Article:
The human vs. machine narrative was a major topic during the Industrial Revolution.  In the 60s and 70s, robots starting replacing union workers and then in the 80s and 90s the information revolution eliminated millions of jobs in the service and support industries.  There is no going back.

Learning to Think Like a Computer

President Obama’s “Computer Science for All” initiative was launched in 2016 and focuses on expanding computer science knowledge by learning how to code.  Kindergarten students are now learning using wooden blocks.  The blocks have bar codes with the instructions such as “forward,” “spin” and “shake” that are used to program robots.  By sequencing the blocks and having the robot scan in information, the children are directing the actions of the robot.  Studies show that after the kids have learned to program the robots, they become better at sequencing picture stories, or even listing the steps required to brush their teeth.

The job market is hungry for coders.  Since 2011, computer science majors have doubled. At Stanford, Tufts and Princeton, it’s the most popular major.  And, even non-majors are cramming into computer science classes.  Learning to think like a computer can help all of us in our daily lives. In addition, the digital age has brought us great access to information.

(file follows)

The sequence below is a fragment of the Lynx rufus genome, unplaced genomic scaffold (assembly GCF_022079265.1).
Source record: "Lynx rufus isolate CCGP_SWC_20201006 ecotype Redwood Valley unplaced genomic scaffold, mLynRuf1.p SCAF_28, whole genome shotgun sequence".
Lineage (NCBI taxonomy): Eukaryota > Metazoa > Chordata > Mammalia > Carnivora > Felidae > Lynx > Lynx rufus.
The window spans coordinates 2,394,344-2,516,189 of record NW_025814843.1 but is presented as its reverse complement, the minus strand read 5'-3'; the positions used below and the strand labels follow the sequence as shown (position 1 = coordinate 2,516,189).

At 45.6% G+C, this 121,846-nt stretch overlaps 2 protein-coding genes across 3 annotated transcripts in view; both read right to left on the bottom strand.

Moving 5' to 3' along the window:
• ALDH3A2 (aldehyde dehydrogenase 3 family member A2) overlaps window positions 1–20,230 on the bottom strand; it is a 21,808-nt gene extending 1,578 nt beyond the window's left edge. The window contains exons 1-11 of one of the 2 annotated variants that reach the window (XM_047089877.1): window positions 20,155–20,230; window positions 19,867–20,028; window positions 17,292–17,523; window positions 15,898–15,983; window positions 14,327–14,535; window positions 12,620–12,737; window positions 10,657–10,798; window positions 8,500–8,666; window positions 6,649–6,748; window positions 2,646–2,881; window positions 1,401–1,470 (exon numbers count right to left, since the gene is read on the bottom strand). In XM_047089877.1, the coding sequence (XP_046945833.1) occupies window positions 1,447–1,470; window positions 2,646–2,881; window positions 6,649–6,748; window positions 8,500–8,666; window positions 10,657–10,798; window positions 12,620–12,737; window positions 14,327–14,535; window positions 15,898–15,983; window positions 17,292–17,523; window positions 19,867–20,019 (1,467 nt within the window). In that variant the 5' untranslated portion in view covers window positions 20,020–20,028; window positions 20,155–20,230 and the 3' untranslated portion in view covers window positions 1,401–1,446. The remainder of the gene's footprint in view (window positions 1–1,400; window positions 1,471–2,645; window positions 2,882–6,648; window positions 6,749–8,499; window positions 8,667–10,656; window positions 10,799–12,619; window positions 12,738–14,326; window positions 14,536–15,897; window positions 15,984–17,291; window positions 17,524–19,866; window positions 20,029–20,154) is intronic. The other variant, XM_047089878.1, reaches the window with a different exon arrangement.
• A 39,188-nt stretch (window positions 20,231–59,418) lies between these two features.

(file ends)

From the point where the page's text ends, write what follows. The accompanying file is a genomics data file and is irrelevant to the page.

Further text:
Steve Ballmer’s Treasure Chest of Real Data

You may remember Steve Ballmer as Bill Gates’s right hand man and CEO at Microsoft from 2000-2014. Or as the high bidder ($2 billion) of the LA Clippers basketball team in 2014.   A few years ago, he started a website, USAFacts.org designed to answer in detail the question:  “What does government do with all the money we taxpayers send it?”  He wanted to create a fully integrated look at revenue and spending across federal, state and local governments.  The site, USAFacts.org, went live yesterday.

In an age of fake news and accusations about manipulating data to fit biases, Mr. Ballmer’s website is a welcome resource. Certainly, people can come to different opinions on the same subject, but shouldn’t they at least start with the same believable common data?  USAFacts.org was designed to do that.

There is lots of interesting data from 70 government sources.  Want to know how much revenue is brought in from parking tickets?  And what percentage of Americans suffer from depression? It’s there. Here’s a good one: how many people do you think work for government in the U.S.?  Remember, this includes those in education, the military, law enforcement, government hospitals, etc.  Answer: 24 million.  Take a look.  You’ll like it.

Think Like a 94-year Old